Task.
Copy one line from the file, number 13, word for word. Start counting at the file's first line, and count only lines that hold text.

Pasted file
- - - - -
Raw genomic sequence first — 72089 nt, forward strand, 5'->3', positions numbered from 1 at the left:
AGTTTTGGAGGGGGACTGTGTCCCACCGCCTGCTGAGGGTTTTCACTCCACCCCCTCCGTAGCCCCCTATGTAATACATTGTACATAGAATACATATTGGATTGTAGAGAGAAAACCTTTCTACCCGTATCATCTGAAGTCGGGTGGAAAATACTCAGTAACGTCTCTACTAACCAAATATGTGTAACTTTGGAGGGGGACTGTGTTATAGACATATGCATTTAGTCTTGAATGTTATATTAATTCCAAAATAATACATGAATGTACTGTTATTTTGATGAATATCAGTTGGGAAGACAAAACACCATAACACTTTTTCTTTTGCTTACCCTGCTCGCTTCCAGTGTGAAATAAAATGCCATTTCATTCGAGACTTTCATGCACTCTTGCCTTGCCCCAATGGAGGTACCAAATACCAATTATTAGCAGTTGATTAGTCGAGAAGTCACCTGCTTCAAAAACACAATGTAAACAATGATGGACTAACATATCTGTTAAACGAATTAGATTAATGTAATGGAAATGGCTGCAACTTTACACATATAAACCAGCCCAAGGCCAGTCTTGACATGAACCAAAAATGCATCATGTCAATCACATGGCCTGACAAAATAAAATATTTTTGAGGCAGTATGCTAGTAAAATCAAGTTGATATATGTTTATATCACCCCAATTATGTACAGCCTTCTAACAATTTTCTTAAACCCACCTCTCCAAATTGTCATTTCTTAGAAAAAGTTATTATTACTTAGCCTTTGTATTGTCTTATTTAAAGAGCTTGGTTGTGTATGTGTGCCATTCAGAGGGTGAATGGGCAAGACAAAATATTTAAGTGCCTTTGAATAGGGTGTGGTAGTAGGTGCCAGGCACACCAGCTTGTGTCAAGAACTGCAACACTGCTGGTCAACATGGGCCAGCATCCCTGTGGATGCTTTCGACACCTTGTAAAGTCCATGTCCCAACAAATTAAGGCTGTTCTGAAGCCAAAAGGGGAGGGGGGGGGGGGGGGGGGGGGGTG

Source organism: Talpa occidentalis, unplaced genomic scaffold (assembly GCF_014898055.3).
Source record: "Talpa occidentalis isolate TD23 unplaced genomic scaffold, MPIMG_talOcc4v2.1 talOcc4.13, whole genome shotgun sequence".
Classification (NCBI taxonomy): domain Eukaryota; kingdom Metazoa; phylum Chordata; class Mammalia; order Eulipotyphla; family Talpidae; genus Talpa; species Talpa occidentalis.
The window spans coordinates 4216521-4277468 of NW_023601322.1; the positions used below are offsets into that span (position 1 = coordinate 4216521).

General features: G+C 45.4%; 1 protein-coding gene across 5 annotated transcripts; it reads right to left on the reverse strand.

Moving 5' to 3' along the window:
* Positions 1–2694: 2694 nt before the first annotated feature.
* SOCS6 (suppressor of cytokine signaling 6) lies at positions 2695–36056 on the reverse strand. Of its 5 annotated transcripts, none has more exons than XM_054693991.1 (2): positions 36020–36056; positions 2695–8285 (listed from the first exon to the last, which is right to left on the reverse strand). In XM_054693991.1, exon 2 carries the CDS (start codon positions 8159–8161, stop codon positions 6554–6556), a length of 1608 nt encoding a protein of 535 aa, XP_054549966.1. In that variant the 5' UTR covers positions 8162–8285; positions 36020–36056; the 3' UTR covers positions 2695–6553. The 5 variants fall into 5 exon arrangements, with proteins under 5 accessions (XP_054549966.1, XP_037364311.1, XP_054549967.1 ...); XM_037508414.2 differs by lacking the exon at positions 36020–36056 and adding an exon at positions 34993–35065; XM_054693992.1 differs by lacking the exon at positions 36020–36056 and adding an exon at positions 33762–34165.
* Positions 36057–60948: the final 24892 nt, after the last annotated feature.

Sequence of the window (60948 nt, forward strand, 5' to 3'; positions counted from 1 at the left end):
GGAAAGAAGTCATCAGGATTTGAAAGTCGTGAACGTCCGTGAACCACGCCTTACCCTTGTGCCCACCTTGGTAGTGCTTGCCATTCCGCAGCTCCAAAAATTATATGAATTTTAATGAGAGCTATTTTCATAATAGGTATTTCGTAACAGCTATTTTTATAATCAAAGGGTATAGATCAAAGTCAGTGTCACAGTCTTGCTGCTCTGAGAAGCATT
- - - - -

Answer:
GGAAAGAAGTCATCAGGATTTGAAAGTCGTGAACGTCCGTGAACCACGCCTTACCCTTGTGCCCACCTTGGTAGTGCTTGCCATTCCGCAGCTCCAAAAATTATATGAATTTTAATGAGAGCTATTTTCATAATAGGTATTTCGTAACAGCTATTTTTATAATCAAAGGGTATAGATCAAAGTCAGTGTCACAGTCTTGCTGCTCTGAGAAGCATT